James Andrews, an executive at Ketchum flew to Memphis to meet with a big big client, FedEx. When he arrived, he tweeted the following on Twitter: "True confession but I’m in one of those towns where I scratch my head and say, ‘I would die if I had to live here.’” An executive at FedEx happened to be following his Twitter feed. He was about to pay someone to come up with a brand strategy for FedEx who was insulting its headquarters. And Memphis isn't just any city as far as FedEx is concerned. It's the place that has nurtured and supported FedEx from its humble beginnings in 1973, when it supported a fleet of 14 small aircrafts, to its position today as a market leader in shipping.

Had some newbie to Twitter made this mistake, we could call it ignorance, but this was a man whose job is to usher people into the digital age. His moniker on Twitter is "key influencer" and his new venture (he has left Ketchum) is as a social media strategist. Let's hope he learned his lesson well -- and it's not a bad idea to heed it ourselves.

Another example -- this one on the positive end of the spectrum -- is my client Ocarina Networks. A Silicon Valley startup, they are a brand new entrant in an industry that is, by high tech standards, fairly entrenched and traditional. They were going to have to make a splash, or they'd be in trouble. Their product is truly innovative and useful -- they shrink down files to a fraction of their former size, thus saving on storage costs -- but that's not enough anymore.

Our approach was to make social media a significant portion of the overall marketing and PR strategy--and the client was completely on board with this idea from the start. A little over a year later, there is immense buzz around the company. When people talk about data deduplication -- a major news item recently in light of the battle between EMC and NetApp to acquire deduplication pioneer Data Domain -- they almost always mention Ocarina as well. It is on the map, as they say. How did we do this? We didn't just broadcast or blare out the story. We talked to others about it. We made Ocarina part of the conversation by conversing -- and this includes that key activity known as listening. The results speak for themselves.

Here are a few questions to ask yourself. Am I listening? Am I part of the conversation, or just sitting on the sidelines? Am I patient enough to use social media as a way to connect with others, or am I rushing ahead to try to get the "pay off" by treating it as a way to trumpet my company's offerings?

Thursday, June 11, 2009

Culture Clash

Here are two stories that are getting a lot of ink this week. They appear unrelated on the surface, but in fact they have a lot in common and could be a sign of a larger trend.

First: the open letter that EMC CEO Joe Tucci sent to the employees of Data Domain, which it is bidding with its rival NetApp to acquire. In it, Tucci reassures them that their new parent company would respect their company culture:

"We are very mindful of culture—respecting and preserving the various cultures that made the companies we acquired successful in the first place. In nearly every instance, after joining EMC, these businesses have grown faster, advanced the development of their technologies more rapidly, reached more customers, and provided greater career opportunities for their people than they had been able to do on their own."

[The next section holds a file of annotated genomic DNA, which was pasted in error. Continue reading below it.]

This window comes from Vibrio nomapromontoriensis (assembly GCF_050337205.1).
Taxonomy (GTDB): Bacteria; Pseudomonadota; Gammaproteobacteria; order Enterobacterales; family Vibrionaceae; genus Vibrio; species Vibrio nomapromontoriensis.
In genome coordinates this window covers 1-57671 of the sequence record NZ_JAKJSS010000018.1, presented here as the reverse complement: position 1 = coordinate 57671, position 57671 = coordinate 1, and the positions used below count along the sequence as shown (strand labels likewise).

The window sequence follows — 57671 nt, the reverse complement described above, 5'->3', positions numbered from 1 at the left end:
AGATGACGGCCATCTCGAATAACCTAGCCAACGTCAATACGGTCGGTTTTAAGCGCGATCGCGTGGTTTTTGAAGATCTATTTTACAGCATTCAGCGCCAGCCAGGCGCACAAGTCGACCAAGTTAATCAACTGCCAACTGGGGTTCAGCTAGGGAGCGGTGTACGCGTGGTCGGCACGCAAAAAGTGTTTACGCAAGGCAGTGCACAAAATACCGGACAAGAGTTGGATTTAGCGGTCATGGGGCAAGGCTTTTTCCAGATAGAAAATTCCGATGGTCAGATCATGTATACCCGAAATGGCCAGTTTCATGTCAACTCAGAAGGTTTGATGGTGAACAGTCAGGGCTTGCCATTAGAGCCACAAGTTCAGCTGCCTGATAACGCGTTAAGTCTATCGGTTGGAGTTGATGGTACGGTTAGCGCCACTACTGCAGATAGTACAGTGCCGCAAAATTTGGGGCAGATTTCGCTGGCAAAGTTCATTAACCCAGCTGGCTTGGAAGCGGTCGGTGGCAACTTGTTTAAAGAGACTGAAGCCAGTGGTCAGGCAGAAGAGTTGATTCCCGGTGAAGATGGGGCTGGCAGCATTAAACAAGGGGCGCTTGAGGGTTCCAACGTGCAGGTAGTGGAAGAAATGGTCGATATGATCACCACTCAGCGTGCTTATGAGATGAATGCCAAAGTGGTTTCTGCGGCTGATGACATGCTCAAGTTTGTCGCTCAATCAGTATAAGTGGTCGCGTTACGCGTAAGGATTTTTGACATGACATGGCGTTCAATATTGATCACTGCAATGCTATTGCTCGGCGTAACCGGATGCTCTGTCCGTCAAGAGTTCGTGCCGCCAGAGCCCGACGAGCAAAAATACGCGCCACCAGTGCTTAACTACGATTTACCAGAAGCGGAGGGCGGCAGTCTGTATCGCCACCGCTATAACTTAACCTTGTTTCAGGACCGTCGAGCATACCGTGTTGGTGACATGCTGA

However, some observers can't help but position the battle between EMC and NetApp for ownership of Data Domain as a battle of east coast vs. west coast culture, such as in this article on Enterprise Storage Forum.

Second: Another topic that is making the rounds this week is a new study showing that the top 10% of Twitter users are creating 90% of the content. In addition, as TechCrunch editor Erick Schonfeld reports, a greater number of followers correlates to a larger number of tweets on a daily and weekly basis.

What this really means, says Schonfeld, is that the types of people who are actively involved with Twitter are also the ones that others want to follow and pay attention to--not a huge surprise if you think about it. However, the numbers are starker than one would originally suspect.

While many have taken these statistics to mean that Twitter is mainly about "broadcasting" rather than "interacting," in fact, the numbers don't really tell this story at all. If you look at some of the most active Twitter participants -- Robert Scoble, Louis Gray, and many members of the storage community -- what you find is that they themselves are very interactive with their followers.

What's the connection between these two stories? They both show that business is really about people more than anything else. Whatever you choose to describe as "culture," it's clearly very important to us, and will sometimes even take precedence over considerations such as revenues and per share price. With the rise of social networking, this may be becoming more true--and it may be more democratic and transparent than ever.

Note: this post appeared in a slightly different form on my client blog, Online Storage Optimization.